Jesus seems to be powerless. In fact, throughout this chapter he is acted upon. The magi see him and worship him; Joseph takes him and Mary to Egypt, and then takes them both back to Galilee. Jesus’ family flee Herod’s wrath, so the contrast between the two kings is drawn especially dramatically. Yet in the narrative itself there are hints of a different reality—the power of the reign being ushered in with the birth of Jesus Christ and the threat it poses to the powers of the world. The text says that Herod was terrified at the news of the birth of a king. It also alludes to his death at least three times. And at the end of the chapter, it is Jesus who is alive and well, while Herod is dead.

Perhaps even more important is the scene that’s left out of our gospel reading—the massacre of the innocents. Herod’s response when learning that a “king of the Jews” might have been born in Bethlehem is to rid himself of the challenge to his authority, in the most ruthless and bloody way imaginable. The murder of all of the male children less than two years old symbolizes the sort of ruler Herod is, and the nature of the power and the kingdom that is his.

These stories, so simple on the surface, have a great deal to say to us in 2020. We are seeing Christianity being weaponized in our culture, to support oppression and violence. Christian leaders provide cover and legitimacy, eagerly serving as courtiers to a government that seems more and more intent on inflicting suffering on the poor, downtrodden, the oppressed.

State violence is being used to separate families, turn away refugees and asylum seekers even as Jesus and his family are depicted fleeing state violence. Our nation teeters on the brink of war, lashing out with no consideration for possible casualties, the thousands or tens of thousands of potential victims.

And here we are, celebrating the coming of Christ into the world, the inbreaking of God’s reign. When all around us cry out for war, and when violence and the raw, untrammeled exercise of brute power seem to be the modus operandi of our culture and our nation, we are reminded that the God we worship comes to us in poverty and weakness, in utter and complete vulnerability and dependence.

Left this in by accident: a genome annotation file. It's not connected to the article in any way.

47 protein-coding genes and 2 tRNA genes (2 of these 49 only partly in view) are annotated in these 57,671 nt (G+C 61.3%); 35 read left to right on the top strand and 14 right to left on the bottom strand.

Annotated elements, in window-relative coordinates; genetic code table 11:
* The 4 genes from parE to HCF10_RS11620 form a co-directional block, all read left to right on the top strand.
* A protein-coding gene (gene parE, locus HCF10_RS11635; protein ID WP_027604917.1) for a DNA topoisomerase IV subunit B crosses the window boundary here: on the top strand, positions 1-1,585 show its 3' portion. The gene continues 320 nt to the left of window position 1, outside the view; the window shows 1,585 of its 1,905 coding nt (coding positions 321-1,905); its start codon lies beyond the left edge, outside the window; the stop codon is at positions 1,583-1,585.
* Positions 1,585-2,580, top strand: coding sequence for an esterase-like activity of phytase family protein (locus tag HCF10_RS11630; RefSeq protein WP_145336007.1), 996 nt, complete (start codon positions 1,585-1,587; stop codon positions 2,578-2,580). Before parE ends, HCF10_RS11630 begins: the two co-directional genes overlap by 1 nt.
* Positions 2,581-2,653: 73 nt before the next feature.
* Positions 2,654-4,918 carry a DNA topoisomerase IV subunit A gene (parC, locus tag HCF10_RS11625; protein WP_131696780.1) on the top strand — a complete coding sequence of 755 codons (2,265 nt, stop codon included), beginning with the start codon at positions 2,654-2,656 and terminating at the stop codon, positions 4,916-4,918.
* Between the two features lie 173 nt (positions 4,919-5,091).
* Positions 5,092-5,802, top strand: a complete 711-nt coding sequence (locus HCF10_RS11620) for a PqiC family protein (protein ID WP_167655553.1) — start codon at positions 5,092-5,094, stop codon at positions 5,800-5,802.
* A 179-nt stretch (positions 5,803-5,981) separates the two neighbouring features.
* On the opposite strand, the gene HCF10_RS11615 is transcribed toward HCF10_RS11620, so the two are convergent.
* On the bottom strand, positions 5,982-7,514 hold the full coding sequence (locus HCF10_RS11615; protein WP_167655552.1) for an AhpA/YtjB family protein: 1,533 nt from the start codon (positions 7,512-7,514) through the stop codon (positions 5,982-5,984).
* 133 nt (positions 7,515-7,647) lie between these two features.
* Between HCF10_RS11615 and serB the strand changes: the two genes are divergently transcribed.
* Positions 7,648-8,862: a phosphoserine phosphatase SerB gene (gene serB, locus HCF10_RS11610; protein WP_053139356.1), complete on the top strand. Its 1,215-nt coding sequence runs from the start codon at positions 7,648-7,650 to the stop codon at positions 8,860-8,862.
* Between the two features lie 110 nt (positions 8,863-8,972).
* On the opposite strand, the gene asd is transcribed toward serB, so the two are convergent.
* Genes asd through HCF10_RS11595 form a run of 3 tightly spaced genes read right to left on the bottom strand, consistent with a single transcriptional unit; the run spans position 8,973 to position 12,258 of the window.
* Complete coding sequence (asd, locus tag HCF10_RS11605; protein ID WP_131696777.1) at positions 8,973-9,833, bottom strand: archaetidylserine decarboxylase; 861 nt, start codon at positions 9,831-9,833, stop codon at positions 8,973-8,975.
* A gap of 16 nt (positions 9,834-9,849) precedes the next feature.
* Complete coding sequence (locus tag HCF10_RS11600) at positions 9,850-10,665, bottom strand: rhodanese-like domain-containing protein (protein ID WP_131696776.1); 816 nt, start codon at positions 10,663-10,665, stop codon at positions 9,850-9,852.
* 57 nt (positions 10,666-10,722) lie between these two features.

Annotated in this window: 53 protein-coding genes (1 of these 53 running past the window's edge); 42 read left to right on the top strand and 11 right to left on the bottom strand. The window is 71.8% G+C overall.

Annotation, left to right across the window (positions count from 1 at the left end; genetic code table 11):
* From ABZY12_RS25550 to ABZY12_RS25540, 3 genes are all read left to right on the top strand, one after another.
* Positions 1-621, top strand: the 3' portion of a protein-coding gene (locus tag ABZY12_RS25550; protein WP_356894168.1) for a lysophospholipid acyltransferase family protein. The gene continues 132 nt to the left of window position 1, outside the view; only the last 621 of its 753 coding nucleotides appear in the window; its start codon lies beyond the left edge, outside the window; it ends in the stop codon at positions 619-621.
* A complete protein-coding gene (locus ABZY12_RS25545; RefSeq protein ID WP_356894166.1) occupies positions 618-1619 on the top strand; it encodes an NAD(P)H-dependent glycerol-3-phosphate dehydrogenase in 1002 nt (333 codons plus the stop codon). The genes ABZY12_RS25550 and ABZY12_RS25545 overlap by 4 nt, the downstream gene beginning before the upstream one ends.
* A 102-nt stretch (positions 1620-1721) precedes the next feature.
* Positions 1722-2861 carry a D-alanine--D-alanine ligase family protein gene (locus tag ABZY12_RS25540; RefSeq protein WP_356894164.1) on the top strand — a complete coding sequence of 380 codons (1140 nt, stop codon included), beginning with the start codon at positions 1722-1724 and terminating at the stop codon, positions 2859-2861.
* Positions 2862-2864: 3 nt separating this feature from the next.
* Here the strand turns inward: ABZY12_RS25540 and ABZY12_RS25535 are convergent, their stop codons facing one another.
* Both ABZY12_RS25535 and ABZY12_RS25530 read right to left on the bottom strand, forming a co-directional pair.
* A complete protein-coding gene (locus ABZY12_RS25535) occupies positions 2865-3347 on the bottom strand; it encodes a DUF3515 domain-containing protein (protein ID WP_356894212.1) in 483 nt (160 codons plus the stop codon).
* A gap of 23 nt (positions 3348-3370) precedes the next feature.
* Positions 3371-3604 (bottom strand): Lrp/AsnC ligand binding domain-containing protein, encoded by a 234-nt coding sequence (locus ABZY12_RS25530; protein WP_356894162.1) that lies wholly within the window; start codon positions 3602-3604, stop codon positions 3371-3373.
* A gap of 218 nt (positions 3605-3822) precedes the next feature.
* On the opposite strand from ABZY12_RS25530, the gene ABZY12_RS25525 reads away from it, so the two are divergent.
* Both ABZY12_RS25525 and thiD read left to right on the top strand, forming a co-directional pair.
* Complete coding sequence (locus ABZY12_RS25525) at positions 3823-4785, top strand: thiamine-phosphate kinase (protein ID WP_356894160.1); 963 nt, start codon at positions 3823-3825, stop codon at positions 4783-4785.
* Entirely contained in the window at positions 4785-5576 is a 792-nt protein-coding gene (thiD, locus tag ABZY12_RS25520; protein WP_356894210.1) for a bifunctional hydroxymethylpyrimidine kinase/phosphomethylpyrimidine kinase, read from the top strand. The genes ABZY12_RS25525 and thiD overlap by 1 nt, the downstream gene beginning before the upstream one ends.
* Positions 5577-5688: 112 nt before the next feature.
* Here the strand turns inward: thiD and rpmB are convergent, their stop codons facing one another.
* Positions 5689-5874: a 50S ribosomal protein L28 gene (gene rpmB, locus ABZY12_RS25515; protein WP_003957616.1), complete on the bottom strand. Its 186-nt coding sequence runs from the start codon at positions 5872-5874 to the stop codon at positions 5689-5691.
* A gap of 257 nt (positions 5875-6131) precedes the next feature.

Our God comes to us, resides with us, not in towers or mansions but in crude stables, and on perilous journeys seeking freedom and safety. Our God’s power is demonstrated not in the latest military technology, in bombs or cruise missiles or drones, but in an infant nursing at his mother’s breast.

As we gather on this 12th day of Christmas, lingering to remember and to celebrate still, for one more day, Christ’s coming into the world, may the violence and noise of the world not distract or overwhelm us. When so many in our culture, and so many of our Christian brothers and sisters seem intent on worshiping a God of violence and hatred, may the sight of the magi worshiping the babe in a manger call us to remember the kingdom and reign that God is ushering in and remember where we find God’s presence in the world.

God’s dream for us and for our world, the reign that is being birthed with the birth of the Savior, is a world where swords are beaten into plowshares, and spears into pruning hooks. It is a world of peace, where war is no longer waged, where lion and lamb lie down together.

As followers of Jesus, as worshippers who kneel with the wise men at the manger and confess our allegiance to God’s reign, may our hearts be filled with the peace of Christ, and our wills be made strong to seek and work for peace.